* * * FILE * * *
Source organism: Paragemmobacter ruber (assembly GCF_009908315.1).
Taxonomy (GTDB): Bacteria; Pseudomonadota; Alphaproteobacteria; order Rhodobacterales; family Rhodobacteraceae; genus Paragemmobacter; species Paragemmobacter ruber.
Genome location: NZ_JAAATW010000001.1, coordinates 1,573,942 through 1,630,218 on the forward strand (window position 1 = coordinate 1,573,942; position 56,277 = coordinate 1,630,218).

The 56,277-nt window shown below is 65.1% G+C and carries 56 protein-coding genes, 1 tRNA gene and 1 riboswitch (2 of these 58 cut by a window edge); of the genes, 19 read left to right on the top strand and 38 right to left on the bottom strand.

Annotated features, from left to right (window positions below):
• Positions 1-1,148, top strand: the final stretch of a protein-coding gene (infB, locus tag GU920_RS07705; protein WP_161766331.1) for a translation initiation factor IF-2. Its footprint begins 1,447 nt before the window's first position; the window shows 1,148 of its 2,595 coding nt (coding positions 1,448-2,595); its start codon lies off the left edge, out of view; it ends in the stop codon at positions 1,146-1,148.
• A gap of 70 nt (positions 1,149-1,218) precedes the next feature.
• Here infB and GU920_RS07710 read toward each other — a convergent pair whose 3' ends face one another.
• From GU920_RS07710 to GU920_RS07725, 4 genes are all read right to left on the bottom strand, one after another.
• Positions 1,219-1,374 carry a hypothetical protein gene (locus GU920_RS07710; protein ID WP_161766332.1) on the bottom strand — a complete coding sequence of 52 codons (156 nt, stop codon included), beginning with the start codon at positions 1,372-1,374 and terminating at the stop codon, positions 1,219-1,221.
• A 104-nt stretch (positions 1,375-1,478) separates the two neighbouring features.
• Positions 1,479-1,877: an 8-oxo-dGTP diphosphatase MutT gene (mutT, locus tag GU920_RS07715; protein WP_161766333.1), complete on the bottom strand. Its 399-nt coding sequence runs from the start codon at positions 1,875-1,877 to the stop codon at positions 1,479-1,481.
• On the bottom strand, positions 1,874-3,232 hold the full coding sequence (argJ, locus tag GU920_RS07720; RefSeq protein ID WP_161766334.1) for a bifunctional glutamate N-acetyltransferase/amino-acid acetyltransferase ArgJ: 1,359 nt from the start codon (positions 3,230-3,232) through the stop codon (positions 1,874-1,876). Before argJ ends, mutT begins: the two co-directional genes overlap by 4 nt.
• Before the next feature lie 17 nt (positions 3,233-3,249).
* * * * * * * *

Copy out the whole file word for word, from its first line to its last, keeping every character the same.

Source organism: Paragemmobacter ruber (assembly GCF_009908315.1).
Taxonomy (GTDB): Bacteria; Pseudomonadota; Alphaproteobacteria; order Rhodobacterales; family Rhodobacteraceae; genus Paragemmobacter; species Paragemmobacter ruber.
Genome location: NZ_JAAATW010000001.1, coordinates 1,573,942 through 1,630,218 on the forward strand (window position 1 = coordinate 1,573,942; position 56,277 = coordinate 1,630,218).

The 56,277-nt window shown below is 65.1% G+C and carries 56 protein-coding genes, 1 tRNA gene and 1 riboswitch (2 of these 58 cut by a window edge); of the genes, 19 read left to right on the top strand and 38 right to left on the bottom strand.

Annotated features, from left to right (window positions below):
• Positions 1-1,148, top strand: the final stretch of a protein-coding gene (infB, locus tag GU920_RS07705; protein WP_161766331.1) for a translation initiation factor IF-2. Its footprint begins 1,447 nt before the window's first position; the window shows 1,148 of its 2,595 coding nt (coding positions 1,448-2,595); its start codon lies off the left edge, out of view; it ends in the stop codon at positions 1,146-1,148.
• A gap of 70 nt (positions 1,149-1,218) precedes the next feature.
• Here infB and GU920_RS07710 read toward each other — a convergent pair whose 3' ends face one another.
• From GU920_RS07710 to GU920_RS07725, 4 genes are all read right to left on the bottom strand, one after another.
• Positions 1,219-1,374 carry a hypothetical protein gene (locus GU920_RS07710; protein ID WP_161766332.1) on the bottom strand — a complete coding sequence of 52 codons (156 nt, stop codon included), beginning with the start codon at positions 1,372-1,374 and terminating at the stop codon, positions 1,219-1,221.
• A 104-nt stretch (positions 1,375-1,478) separates the two neighbouring features.
• Positions 1,479-1,877: an 8-oxo-dGTP diphosphatase MutT gene (mutT, locus tag GU920_RS07715; protein WP_161766333.1), complete on the bottom strand. Its 399-nt coding sequence runs from the start codon at positions 1,875-1,877 to the stop codon at positions 1,479-1,481.
• On the bottom strand, positions 1,874-3,232 hold the full coding sequence (argJ, locus tag GU920_RS07720; RefSeq protein ID WP_161766334.1) for a bifunctional glutamate N-acetyltransferase/amino-acid acetyltransferase ArgJ: 1,359 nt from the start codon (positions 3,230-3,232) through the stop codon (positions 1,874-1,876). Before argJ ends, mutT begins: the two co-directional genes overlap by 4 nt.
• Before the next feature lie 17 nt (positions 3,233-3,249).